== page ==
SB: Legally speaking, is there anything startups should be aware of when it comes to replacing any lines of credits or other outstanding loans?
BH: It’s not going to be simple. The SVB bridge bank is honoring those loans and, as such, there are contractual obligations still at play.
You may be able to refinance the loan with a different bank, but there are costs associated with doing that. Also, you may not receive better terms, or terms that are as good as your existing loan terms, at another bank.
Even if you are not planning to refinance your loan, you should take a hard look at the terms of your loan and consider if you should approach your bank about making changes. For example: SVB, like many other banks, typically required that borrowers also have their principal deposit account at SVB which precluded borrowers from spreading deposits across multiple banks and led to many companies not having access to any of their cash when SVB collapsed. If a startup has a loan with this type of restriction, I strongly recommend approaching the lender about allowing a portion of funds, for instance, funds in excess of FDIC deposit insurance limits, to be held at another bank. This would help you create some form of redundancy should something else happen in the future.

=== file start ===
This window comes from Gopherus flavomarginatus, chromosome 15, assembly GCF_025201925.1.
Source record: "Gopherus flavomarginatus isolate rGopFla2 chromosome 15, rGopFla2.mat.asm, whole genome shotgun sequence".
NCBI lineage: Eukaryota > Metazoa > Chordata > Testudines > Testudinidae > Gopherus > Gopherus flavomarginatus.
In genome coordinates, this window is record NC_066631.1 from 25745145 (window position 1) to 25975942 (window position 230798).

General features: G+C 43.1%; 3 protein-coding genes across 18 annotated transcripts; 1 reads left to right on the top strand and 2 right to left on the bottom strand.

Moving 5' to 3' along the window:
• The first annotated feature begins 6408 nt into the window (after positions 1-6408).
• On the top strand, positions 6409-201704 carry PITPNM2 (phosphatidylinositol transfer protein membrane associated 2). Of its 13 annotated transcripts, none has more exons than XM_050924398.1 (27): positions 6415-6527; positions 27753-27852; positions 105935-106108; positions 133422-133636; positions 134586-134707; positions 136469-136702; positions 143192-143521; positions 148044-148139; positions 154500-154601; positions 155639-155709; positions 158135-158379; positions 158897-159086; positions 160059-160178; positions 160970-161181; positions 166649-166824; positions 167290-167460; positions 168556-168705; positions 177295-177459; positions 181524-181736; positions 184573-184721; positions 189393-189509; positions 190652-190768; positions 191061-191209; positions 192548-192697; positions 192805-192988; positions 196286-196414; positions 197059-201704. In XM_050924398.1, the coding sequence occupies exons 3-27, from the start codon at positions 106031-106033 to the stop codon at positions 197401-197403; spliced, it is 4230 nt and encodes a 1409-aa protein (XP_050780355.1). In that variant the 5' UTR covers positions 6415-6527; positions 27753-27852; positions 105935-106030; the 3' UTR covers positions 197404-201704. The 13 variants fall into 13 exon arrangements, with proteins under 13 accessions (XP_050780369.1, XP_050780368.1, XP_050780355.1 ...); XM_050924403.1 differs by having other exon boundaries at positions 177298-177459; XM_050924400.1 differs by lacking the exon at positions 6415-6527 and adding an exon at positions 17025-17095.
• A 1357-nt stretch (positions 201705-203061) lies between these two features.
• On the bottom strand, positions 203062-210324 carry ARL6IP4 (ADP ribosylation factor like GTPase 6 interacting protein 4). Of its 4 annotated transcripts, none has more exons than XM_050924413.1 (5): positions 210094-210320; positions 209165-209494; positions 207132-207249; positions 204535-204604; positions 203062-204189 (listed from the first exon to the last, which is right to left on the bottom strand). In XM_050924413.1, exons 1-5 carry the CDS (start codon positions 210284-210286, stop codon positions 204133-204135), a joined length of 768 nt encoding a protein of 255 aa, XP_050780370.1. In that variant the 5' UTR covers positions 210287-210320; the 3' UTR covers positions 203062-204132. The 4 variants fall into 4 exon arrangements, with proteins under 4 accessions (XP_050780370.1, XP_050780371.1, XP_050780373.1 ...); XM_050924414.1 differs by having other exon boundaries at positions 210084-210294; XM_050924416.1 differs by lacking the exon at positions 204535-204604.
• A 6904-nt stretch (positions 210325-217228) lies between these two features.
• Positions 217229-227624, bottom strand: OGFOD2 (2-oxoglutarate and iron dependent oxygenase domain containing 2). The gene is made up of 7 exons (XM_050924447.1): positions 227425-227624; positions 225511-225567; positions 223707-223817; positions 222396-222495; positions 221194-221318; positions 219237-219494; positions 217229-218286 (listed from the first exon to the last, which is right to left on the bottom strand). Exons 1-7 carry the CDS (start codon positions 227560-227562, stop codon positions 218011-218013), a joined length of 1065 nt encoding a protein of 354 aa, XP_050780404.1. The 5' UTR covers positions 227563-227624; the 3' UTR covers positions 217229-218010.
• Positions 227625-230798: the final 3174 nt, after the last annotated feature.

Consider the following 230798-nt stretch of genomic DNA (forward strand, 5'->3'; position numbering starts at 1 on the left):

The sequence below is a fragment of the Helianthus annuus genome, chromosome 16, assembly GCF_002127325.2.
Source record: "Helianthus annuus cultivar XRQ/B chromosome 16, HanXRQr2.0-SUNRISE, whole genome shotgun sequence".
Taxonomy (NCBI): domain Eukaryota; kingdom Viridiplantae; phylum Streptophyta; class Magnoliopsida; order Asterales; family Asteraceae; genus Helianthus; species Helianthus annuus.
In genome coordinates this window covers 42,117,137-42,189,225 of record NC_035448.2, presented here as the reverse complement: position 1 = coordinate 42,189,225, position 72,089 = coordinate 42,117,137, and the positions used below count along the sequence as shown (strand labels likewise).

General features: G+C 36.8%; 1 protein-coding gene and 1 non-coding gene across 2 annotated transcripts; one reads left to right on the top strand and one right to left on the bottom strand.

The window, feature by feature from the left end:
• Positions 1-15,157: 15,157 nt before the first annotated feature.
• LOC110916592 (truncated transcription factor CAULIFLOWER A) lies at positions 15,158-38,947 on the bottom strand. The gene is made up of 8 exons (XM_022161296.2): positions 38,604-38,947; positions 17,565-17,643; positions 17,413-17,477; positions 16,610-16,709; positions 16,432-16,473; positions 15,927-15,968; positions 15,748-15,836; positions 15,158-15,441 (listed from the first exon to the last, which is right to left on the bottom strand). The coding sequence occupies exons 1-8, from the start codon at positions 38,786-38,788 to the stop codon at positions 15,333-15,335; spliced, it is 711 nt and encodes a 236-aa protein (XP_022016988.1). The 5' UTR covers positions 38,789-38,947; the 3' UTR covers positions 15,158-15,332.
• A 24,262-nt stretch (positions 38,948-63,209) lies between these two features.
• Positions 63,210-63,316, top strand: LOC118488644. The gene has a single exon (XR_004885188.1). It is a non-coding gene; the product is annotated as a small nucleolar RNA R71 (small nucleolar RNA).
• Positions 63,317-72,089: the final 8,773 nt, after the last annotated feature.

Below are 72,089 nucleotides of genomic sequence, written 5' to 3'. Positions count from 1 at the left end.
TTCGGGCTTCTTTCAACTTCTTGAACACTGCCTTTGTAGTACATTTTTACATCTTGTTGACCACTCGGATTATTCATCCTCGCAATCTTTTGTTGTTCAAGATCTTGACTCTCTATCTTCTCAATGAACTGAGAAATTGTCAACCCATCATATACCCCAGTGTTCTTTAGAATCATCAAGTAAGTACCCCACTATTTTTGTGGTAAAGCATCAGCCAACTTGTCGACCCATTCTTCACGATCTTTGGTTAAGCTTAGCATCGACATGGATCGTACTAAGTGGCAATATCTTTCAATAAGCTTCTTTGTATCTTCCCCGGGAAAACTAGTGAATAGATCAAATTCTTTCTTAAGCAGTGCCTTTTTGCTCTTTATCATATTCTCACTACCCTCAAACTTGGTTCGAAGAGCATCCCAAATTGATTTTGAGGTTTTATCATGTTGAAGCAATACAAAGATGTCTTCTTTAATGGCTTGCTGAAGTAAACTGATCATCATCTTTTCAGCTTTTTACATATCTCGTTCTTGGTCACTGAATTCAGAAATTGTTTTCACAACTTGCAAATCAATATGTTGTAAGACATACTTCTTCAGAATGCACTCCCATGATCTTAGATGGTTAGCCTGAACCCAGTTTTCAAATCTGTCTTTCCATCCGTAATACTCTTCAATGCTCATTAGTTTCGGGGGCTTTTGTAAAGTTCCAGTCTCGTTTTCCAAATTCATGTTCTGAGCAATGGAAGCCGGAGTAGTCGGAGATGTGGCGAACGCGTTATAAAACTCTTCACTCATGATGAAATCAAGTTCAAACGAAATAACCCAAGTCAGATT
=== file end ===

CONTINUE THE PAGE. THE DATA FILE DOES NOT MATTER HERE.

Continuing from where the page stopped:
SB: What should you keep in mind, on a legal side, if you are strapped for cash during this time and need to make payroll?
BH: Paying employees is a statutory obligation, with potential personal liability to directors and officers if not paid on time. In some states, including Massachusetts, the officers and directors at the company can be held personally liable if the company fails to make payroll. One of the reasons the timing of the SVB failure was a huge problem for many companies, and why the government acted so quickly to make funds available to depositors, was that it came so close to a time of the month when many companies had to fund payroll. If possible, startups should try to have sufficient funds put aside - at a separate bank or in highly liquid investments, to cover at least one payroll cycle in order to buy themselves time in case their primary account becomes unavailable.
SB: What should founders, the executive team and their startup’s board start thinking about during this time?